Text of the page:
The call for the clear differentiation of paedophilia from child sex abuse/child molestation isn’t just for semantic purposes. Rather, it is because there are well noted negative implications of throwing every child sex abuser/offender into the much despised box that is paedophilia. Firstly, the conflation of both issues does not help individuals with the disorder. Many paedophiles – bearing in mind that they (who need medical help) cannot be distinguished from child sex offenders who are not paedophiles (who should face the law) in the eyes of the public – are less likely to seek help for their condition. The stigma, stereotypes, prejudice and discrimination reduce the mental stability of the sufferer and discourages them from seeking help.(7) And this could negatively impact child sexual abuse prevention because, secondly, failing to seek treatment for the abnormal sexual attraction has been said to make the act of child sexual abuse more likely to happen, thus making children the end-victims of the process.

So should we have referred to the men who sexualized Yul Edochie’s daughter on Twitter as paedophiles?


In summary, this write-up does not seek to normalize paedophilia. It only says that paedophilia is very different from child sexual abuse and both terminologies should not be conflated; that the former (without the latter) should not be stigmatized, even as it is unhealthy, because doing so maybe harmful to the individuals that suffer from the disorder (like every other medical condition), and in the long run, detrimental to the children whom we are trying so hard to protect in the first place.

Written by Mazpa Ejikem, Twitter: @mazpa_ejikem



  1. Hall RC, Hall RC(2007). “A profile of paedophilia: definition, characteristics of offenders, recidivism, treatment outcomes and forensic issues”. Mayo Clin. Proc. 82 (4): 457-71.
  2. American Psychiatric Association. Diagnostic and Statistical Manual of Mental Disorders, Fifth Edition. 5th Washington D/C. American Psy Ass; 2013; 685-705.
  3. Michael Gelder, Nancy Andreasen, Juan Lopez-Ibor, John Geddes. New Oxford Textbook of Psychiatry 2nd Oxford University Press.
  4. Fagan P J, Wise TN, Schmidt CW, Berlin FS (November 2002). “Pedophilia” JAMA 288(19): 2458-65.
  5. Miller S (2018). The ASAM Principles of Addiction Medicine. Lippincott Williams & Wilkins. P. 1713.
  6. Stephens S, Seto MC (2015). Phenix A Hoberman H (eds.). Sexual Offending: Predisposing Antecedents, Assessments and Management. Springer. pp. 29-41.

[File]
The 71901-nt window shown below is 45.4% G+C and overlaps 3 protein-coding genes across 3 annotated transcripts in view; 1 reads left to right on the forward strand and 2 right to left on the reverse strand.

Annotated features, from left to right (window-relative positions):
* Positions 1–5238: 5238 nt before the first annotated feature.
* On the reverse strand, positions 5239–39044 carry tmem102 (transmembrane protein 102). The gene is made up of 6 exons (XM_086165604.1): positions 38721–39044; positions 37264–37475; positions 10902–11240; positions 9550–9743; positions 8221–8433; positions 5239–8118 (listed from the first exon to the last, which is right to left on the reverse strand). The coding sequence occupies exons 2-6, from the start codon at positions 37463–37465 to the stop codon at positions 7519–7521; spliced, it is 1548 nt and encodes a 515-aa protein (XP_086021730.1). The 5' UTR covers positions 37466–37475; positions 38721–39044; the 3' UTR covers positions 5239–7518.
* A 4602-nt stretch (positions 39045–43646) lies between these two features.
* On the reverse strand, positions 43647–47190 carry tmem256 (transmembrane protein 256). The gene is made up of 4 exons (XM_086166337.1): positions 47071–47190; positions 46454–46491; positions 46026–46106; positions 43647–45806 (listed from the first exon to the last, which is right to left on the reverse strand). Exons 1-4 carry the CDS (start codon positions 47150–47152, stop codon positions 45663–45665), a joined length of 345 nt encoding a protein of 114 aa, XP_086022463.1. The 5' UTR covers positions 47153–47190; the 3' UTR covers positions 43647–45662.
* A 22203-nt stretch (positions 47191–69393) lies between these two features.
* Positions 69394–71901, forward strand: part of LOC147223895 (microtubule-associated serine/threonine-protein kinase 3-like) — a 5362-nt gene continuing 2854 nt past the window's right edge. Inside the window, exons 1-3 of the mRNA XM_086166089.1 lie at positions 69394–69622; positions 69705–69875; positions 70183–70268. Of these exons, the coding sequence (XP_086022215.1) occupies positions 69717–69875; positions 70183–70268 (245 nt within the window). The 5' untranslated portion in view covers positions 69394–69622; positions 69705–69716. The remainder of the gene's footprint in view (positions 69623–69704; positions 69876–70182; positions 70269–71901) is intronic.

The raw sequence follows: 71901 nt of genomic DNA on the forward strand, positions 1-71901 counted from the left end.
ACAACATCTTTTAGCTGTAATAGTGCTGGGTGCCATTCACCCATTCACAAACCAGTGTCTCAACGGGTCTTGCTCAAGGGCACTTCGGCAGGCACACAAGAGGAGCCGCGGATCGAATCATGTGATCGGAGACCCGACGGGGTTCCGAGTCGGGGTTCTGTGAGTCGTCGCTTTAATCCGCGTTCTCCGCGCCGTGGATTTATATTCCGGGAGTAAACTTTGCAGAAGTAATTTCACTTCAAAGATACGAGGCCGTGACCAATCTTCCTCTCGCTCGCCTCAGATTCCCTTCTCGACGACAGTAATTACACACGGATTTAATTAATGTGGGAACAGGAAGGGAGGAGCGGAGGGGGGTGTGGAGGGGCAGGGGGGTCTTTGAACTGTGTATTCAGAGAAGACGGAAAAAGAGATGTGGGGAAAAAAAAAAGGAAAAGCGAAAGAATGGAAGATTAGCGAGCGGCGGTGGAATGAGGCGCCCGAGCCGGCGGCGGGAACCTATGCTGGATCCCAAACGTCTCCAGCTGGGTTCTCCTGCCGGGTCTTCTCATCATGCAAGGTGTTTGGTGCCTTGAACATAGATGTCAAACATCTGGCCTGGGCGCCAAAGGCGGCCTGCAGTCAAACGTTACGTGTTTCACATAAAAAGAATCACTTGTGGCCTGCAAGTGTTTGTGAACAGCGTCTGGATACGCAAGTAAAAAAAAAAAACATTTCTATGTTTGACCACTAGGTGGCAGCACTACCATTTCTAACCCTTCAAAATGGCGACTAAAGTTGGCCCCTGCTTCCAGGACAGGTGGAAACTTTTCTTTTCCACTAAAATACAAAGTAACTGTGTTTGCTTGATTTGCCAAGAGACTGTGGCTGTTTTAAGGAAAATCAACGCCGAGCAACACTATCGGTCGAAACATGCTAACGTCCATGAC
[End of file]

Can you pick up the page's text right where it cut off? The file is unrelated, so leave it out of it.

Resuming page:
7. Jahnke, S., Hoyer, J. (2013). “Stigma against people with pedophilia: A blind spot in stigma research?”. International Journal of Sexual Health. 25 (3): 169-184.
  8. Seto, Michael (2008). Pedophilia and Sexual Offending Against Children. Washington, DC: American Psychological Association. p. vii.
  9. Lanning, Kenneth (2010). “Child Molesters: A BehavioralAnalysis” (PDF). National Centre for Missing & Exploited Children.
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  1. Mitch
    December 14, 08:55 Reply


    This was an education, Mazpa.
    Thank you for this!

  2. Swan dagger
    December 14, 10:00 Reply

    can’t forget the day, some years ago i was in a mobile phone vendor and these two very young girls with excessively powdered face and overly glossed lips came to meet a man sitting down at the vendor. Both girls were giggling shyly and hiding behind each other as they greeted this man. To my surprise, the man gave them his house key and told them to go and wait for him. The other men around the vendor started praising him. To my disgust, the man said – ” otu umu-azi bu the best. O’na to’ka”. For Jesus sake, these girls didn’t have breast AT ALL!!!!!!!!!.

  3. Quinn
    December 14, 14:05 Reply

    I came very close to letting go today, I almost forgave that idiot, I reasoned that maybe he was not ok, he had some mental issue, maybe that’s why he was touching a child less than three, the bastard took all the innocence, all the first, I almost let go, but after reading this I know better, chima is simply a low life child sexual molester/abuser..I will not forgive him till he confess!!😭😭

  4. Realme
    December 16, 08:34 Reply


    This is beautiful
    I didn’t know this before o
    Thank you so much Mazpa

  5. Lizha
    January 30, 08:12 Reply

    Thanks so much for this piece Mazpa.